Facebook Unveils Hack, A New Programming Language For More Reliable Code

Facebook wants to make it easy for developers to write and ship code quickly. To that end, on Thursday, it released Hack, an open-source language that it claims will allow developers to build bug-free code fast. 

Ten years ago, Facebook started out as a website coded in PHP, a scripting language aimed at fast development of interactive Web pages. As the company grew, PHP became difficult to manage and it was easier for developers to make mistakes, said Bryan O’Sullivan, the manager of Facebook’s Hack team, in an interview with ReadWrite. To help eliminate errors in its massive codebase, O’Sullivan and his team created Hack, combining the fast development cycle of PHP with the discipline of more formal programming languages.

The company has migrated almost its entire codebase to Hack over the last year, and released an open-source version of Hack to the public today.

A key difference is how Hack handles checking of data types for consistency—an important feature of programming languages for avoiding bugs that can crash a program or deliver unexpected output. Some languages, like PHP, do this checking on the fly, or dynamically, while others do it when a program is compiled, before it actually runs—a method known as static typing.

“[The] PHP type system doesn’t do anything until the program is running … you find out about logical errors when the site is live,” O’Sullivan said. “What Hack does is it checks these kinds of errors ahead of time, before you ship off the computer you’re developing on. You can catch errors quickly.”

O’Sullivan’s team designed Hack to run on top of another technology Facebook developed, the HipHop Virtual Machine, or HHVM, which converts code written in PHP to native, compiled code for efficiency. This means that although parts of Facebook have been migrated over to Hack, there’s no awkwardness going back and forth between PHP and Hack.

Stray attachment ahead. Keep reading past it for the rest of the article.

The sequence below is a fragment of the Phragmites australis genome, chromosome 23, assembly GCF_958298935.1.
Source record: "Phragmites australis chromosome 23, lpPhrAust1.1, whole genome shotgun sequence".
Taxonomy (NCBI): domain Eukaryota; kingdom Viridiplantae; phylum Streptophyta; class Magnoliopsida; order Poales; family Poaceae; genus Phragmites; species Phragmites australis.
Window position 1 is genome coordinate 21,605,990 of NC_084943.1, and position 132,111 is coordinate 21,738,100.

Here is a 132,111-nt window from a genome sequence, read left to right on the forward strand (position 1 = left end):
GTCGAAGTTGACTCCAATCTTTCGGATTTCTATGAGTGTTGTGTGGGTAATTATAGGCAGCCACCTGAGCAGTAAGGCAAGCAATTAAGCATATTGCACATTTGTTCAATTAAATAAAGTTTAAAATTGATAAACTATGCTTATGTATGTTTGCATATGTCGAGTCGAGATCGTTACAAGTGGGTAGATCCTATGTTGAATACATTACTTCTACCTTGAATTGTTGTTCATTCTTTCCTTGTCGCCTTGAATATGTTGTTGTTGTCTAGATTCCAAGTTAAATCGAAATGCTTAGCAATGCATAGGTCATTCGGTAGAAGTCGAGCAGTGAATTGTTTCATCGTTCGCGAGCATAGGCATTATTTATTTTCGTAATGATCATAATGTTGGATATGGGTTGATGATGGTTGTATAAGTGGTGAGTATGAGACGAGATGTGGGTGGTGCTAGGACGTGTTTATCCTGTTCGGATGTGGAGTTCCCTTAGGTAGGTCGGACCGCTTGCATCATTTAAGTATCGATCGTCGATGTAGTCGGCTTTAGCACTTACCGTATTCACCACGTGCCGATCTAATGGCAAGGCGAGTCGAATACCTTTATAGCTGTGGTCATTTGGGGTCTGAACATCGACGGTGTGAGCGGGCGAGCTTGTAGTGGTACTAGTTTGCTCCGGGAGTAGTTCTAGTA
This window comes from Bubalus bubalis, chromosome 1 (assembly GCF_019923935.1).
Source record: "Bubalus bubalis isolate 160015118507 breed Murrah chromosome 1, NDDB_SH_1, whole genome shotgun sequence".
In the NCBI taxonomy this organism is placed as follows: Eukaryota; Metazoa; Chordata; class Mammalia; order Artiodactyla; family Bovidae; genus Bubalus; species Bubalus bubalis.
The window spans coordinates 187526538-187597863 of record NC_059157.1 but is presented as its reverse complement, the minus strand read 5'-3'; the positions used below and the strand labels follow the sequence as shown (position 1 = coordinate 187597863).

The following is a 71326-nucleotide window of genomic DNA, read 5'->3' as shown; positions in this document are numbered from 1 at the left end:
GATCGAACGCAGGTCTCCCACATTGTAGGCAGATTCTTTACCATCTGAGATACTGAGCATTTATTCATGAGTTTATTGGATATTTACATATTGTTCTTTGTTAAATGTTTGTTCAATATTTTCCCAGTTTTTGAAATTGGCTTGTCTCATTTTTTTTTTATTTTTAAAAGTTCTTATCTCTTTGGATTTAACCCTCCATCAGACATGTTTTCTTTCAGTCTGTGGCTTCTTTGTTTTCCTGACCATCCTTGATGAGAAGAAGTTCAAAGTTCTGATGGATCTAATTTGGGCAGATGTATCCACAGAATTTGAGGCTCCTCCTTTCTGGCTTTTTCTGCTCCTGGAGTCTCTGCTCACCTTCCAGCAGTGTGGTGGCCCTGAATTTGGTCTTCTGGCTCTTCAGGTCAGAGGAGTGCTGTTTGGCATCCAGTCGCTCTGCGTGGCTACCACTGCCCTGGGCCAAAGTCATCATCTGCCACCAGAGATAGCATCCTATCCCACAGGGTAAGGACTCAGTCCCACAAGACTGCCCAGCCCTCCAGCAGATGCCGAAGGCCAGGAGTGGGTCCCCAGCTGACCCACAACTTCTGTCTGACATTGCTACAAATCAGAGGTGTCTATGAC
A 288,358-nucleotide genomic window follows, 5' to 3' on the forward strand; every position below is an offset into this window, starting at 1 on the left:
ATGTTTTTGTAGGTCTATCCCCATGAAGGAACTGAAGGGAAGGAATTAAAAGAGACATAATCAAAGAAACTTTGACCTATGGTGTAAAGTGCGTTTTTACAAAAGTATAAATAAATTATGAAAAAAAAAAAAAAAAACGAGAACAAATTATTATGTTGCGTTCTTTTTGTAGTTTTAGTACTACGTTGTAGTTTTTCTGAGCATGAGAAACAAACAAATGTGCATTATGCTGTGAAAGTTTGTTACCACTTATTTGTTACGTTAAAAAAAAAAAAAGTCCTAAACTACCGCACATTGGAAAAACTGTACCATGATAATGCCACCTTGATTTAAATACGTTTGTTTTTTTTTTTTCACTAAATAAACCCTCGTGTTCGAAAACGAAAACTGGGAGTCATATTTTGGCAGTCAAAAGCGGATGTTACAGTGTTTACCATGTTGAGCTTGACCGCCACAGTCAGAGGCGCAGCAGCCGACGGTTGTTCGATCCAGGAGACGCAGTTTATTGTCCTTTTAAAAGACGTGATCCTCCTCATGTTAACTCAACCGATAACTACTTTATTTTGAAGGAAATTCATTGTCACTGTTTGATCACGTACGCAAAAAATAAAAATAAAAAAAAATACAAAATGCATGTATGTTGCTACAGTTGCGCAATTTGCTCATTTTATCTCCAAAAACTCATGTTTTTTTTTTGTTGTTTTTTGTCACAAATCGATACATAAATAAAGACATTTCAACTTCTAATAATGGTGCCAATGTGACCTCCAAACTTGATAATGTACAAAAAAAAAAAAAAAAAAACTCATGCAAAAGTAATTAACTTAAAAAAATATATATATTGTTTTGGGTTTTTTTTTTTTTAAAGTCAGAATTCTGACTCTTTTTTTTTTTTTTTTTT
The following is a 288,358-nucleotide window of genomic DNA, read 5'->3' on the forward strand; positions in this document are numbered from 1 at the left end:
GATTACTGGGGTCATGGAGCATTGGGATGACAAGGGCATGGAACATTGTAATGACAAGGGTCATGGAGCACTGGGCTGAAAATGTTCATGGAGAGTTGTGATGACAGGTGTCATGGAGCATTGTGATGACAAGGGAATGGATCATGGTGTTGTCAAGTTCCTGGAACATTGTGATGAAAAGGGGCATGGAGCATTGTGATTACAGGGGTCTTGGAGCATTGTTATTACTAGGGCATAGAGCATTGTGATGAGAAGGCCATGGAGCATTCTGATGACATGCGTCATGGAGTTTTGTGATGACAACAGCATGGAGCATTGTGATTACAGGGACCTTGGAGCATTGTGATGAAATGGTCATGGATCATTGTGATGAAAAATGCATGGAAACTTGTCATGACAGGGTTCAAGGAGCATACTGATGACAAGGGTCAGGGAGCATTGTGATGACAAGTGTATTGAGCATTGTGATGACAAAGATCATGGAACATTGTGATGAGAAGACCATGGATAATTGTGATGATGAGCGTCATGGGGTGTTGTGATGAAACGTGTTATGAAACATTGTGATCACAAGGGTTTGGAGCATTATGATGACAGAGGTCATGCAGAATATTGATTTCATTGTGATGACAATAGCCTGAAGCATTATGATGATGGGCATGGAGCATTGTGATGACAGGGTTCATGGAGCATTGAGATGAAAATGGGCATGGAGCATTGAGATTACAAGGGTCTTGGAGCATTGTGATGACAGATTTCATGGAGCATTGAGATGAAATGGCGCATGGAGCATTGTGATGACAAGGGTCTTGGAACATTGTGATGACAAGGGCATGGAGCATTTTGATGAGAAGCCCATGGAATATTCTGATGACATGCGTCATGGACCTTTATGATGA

The company said in a blog post that most PHP files are already valid Hack files, but chose not to support functions that were incompatible with static typing:

Traditionally, dynamically typed languages allow for rapid development but sacrifice the ability to catch errors early and introspect code quickly, particularly on larger codebases. Conversely, statically typed languages provide more of a safety net, but often at the cost of quick iteration. We believed there had to be a sweet spot.

Thus, Hack was born. We believe that it offers the best of both dynamically typed and statically typed languages, and that it will be valuable to projects of all sizes.


Hack looks similar to PHP and it runs inside the same software environment, O’Sullivan said. So programmers can convert their codebase over to Hack only in the places that are most important and not necessarily completely redo everything. With Hack, developers can now combine static and dynamic typing—a method known as “gradual typing”—as well as rapid feedback to build and ship programs faster, and with more accuracy. 

Image via Hacklang.org

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